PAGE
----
Corporate Eye

If You’ve Got It—Flaunt It!


CTP Website

Recently, the Boston advertising agency Conover Tuttle Pace started its second annual Summer Sublet desk swap.  As reported by the Boston Globe, the Summer Sublet is a combination lottery/draft, in which employees maneuver their way to better quarters for a month.  This year’s big winner traded his spot in the communal workspace for the president’s glass-walled corner office–complete with TV and a garden view

Summer Sublet requires everyone, from the newbies to the bosses, to sit in a different place until Labor Day.  As a small company (just 35 employees), Conover Tuttle Pace is in a position to move folks around without too much hassle, and obviously, this kind of exercise would be logistically impossible in a big corporation.  But Summer Sublet is a playful idea that stimulates cross-functional interaction by mixing up the creative types, the techies, and the execs in new ways.  According Amara Bassiri, the company’s “workflow, wellness, and broadcast guru,” an “exchange of ideas happens organically.”

When the Boston Globe wrote up the Sublet caper, Conover Tuttle Pace swiftly put a big link to the story on their company’s home page.  (That’s it in the post illustration.)  Which brings us to the point:  This is a knockout story for their employer brand.

Again—this particular idea would not translate easily to a corporate milieu.  But there are plenty of clever, creative activities going on in big companies, and as a rule they are not exploited.  A few typical reasons:

  • The Careers/Jobs section is in a silo, not integrated with overall PR and marketing efforts.
  • The PR and marketing folks don’t pay much attention to employer branding.
  • The Careers/Jobs section is focused on job posting and application gathering, with only sporadic attention to the employer brand.
  • The Careers/Jobs section is updated infrequently, and may have no easy way to add newsy items.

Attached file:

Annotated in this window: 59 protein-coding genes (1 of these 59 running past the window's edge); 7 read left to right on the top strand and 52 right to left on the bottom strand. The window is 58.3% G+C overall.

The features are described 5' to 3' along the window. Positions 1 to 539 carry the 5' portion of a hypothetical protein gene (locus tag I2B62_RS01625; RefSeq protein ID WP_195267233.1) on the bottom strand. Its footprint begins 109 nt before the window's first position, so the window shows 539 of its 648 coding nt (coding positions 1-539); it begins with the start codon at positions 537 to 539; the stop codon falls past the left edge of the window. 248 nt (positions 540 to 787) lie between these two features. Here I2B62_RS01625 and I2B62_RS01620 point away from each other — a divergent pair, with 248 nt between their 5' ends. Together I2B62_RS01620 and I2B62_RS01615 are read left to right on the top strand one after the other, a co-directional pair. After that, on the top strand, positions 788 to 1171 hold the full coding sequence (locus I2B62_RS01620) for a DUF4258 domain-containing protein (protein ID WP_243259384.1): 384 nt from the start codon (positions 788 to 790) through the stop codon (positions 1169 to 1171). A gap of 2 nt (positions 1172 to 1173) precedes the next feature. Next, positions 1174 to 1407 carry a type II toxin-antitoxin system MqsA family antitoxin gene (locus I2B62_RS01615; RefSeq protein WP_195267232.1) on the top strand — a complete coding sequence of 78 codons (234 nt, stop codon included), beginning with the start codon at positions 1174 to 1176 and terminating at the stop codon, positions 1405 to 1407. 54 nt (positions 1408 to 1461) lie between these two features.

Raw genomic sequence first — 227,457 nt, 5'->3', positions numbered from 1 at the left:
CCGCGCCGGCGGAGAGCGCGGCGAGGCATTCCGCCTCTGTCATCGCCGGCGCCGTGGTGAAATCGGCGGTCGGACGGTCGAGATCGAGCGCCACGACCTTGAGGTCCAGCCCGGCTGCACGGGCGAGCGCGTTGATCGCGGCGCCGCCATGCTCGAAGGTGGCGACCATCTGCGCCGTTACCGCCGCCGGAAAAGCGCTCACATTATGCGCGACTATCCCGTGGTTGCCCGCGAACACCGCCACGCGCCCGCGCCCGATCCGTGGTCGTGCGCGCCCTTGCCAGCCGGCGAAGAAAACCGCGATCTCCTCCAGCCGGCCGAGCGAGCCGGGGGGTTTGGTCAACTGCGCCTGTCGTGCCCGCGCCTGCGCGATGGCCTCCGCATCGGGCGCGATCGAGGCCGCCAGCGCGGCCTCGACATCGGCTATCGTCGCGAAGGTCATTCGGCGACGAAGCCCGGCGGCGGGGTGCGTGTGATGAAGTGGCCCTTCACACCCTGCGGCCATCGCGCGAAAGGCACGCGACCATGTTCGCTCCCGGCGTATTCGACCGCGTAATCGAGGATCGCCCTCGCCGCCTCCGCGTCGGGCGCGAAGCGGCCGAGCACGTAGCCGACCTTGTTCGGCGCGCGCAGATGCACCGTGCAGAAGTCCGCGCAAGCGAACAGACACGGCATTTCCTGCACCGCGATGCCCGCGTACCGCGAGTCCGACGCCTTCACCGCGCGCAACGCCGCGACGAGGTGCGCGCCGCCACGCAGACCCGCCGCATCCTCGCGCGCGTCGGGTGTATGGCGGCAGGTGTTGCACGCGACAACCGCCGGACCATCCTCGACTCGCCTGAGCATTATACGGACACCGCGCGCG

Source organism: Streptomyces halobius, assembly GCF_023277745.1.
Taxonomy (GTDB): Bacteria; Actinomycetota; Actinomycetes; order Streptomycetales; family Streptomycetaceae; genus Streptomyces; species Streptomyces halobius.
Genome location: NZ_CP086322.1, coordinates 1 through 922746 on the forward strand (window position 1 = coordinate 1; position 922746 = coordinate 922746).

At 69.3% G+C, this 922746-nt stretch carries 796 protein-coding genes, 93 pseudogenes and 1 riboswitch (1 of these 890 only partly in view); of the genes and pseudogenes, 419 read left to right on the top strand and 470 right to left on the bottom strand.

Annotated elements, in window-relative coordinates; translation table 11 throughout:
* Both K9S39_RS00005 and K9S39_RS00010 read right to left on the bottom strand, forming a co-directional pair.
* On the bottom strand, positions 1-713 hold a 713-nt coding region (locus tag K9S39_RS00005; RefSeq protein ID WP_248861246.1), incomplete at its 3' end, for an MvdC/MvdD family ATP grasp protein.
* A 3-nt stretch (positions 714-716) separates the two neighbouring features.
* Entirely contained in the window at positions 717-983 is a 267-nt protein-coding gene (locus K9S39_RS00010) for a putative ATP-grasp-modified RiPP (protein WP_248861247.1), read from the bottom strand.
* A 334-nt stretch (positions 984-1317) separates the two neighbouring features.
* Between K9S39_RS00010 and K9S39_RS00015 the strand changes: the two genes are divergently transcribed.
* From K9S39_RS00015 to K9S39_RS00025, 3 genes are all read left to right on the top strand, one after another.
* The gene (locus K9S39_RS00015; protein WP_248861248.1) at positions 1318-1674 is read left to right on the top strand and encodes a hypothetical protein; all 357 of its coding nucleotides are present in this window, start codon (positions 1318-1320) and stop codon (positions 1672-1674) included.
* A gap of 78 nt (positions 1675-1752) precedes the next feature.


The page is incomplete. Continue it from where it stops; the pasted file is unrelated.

Takeaway: The (very) slightly more relaxed pace of summer offers a good opportunity to find out about innovative ideas and activities in your company.  Even if there is no currently convenient way to report these activities on the corporate website, they make great blog posts, and can be included in social media—Facebook loves this type of item, especially if there are photos.  And “cool” stories provide an opportunity for recruiters to tweet something other than routine job postings.

To see fun done right, it’s always worth stopping by Southwest Airlines.   Check out the SWA Facebook page.

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Cynthia Giles has followed a serpentine career path from academia to publishing to marketing and design to information technology and corporate communications. There’s plenty of detail about this journey at www.cynthiagiles.com, but briefly--the common theme has been ideas, and how to present them effectively. Along the way, she became an accidental expert on data warehousing and business intelligence, and for the past ten years she has combined corporate contracting with an independent consulting practice that focuses on marketing strategy for smaller businesses and non-profits. Having spent quite a bit of time looking for work, and anywhere from two weeks to two years inside a wide variety of American companies—she has given much thought to what works (and what doesn’t) when it comes to creating a great employment fit.
 
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